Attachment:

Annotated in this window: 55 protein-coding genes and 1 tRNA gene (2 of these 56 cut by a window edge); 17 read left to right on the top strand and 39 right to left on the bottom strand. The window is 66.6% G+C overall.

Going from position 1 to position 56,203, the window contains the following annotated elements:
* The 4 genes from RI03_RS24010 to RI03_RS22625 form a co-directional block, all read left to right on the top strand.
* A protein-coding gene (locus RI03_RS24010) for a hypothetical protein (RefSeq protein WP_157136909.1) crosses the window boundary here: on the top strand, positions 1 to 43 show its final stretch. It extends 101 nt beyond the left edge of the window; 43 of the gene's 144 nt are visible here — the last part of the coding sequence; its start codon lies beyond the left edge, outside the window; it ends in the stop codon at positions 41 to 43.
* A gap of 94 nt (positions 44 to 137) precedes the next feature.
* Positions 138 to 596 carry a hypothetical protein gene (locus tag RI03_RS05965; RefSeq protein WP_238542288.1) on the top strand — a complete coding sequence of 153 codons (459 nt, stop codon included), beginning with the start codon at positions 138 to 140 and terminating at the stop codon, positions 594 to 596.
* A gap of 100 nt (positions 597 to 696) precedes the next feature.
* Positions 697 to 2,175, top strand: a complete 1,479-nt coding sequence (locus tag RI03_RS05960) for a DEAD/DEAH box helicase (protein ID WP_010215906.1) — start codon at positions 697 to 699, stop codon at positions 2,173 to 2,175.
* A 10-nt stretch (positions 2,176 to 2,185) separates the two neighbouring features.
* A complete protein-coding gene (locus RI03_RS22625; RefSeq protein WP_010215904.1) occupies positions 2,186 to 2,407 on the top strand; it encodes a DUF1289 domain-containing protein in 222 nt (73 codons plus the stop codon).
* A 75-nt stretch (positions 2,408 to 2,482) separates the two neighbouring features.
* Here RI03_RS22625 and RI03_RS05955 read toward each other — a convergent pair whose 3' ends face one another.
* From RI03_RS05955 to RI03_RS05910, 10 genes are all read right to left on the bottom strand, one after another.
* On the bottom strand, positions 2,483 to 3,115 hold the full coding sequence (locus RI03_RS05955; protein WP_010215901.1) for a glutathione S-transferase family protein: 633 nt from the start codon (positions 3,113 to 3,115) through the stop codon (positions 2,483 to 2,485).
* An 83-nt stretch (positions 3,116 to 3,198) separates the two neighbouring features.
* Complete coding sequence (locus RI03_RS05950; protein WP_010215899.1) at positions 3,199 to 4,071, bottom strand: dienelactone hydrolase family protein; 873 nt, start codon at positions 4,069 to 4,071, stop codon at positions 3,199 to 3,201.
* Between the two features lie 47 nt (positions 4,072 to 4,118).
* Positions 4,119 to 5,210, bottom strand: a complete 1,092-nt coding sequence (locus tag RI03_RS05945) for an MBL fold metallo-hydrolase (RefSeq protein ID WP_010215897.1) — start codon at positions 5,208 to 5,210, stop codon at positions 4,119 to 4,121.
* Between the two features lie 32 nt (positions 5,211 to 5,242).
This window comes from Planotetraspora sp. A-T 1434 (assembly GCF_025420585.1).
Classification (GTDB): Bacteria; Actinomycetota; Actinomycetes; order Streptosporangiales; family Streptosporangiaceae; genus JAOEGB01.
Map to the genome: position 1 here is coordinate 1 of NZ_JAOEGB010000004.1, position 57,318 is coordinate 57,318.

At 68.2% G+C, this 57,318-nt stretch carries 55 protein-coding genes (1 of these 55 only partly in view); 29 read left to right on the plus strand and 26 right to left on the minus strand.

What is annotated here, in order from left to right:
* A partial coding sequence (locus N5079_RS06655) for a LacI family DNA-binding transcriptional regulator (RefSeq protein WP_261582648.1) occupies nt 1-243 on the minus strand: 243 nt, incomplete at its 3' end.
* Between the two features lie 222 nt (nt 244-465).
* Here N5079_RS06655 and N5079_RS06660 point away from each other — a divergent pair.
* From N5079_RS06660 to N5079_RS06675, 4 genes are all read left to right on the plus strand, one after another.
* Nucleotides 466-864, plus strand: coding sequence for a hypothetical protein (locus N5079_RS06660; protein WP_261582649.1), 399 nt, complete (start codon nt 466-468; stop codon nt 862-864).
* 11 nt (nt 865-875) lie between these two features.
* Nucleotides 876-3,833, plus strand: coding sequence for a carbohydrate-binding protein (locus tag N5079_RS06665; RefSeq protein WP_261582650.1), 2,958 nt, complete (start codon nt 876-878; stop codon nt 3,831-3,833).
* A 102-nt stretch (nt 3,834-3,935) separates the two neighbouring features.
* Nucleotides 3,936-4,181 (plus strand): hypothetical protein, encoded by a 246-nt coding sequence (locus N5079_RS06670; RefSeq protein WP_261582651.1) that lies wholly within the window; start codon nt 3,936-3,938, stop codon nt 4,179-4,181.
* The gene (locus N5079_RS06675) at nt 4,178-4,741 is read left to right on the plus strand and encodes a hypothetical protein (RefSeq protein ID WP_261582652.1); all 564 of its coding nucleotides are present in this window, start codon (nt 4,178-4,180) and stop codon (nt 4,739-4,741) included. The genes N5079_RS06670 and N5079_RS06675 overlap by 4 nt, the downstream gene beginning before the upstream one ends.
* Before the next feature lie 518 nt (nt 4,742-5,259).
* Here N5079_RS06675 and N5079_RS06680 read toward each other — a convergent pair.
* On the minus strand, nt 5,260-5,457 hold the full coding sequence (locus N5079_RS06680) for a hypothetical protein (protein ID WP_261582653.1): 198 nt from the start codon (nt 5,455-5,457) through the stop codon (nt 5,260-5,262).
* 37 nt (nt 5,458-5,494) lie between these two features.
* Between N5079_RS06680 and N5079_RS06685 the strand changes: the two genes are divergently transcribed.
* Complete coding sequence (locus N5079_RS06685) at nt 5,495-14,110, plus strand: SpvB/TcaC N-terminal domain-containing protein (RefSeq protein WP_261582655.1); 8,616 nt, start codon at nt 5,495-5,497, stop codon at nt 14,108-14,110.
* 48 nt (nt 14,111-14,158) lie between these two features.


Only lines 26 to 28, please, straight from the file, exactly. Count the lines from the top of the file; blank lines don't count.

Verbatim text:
* Between the two features lie 222 nt (nt 244-465).
* Here N5079_RS06655 and N5079_RS06660 point away from each other — a divergent pair.
* From N5079_RS06660 to N5079_RS06675, 4 genes are all read left to right on the plus strand, one after another.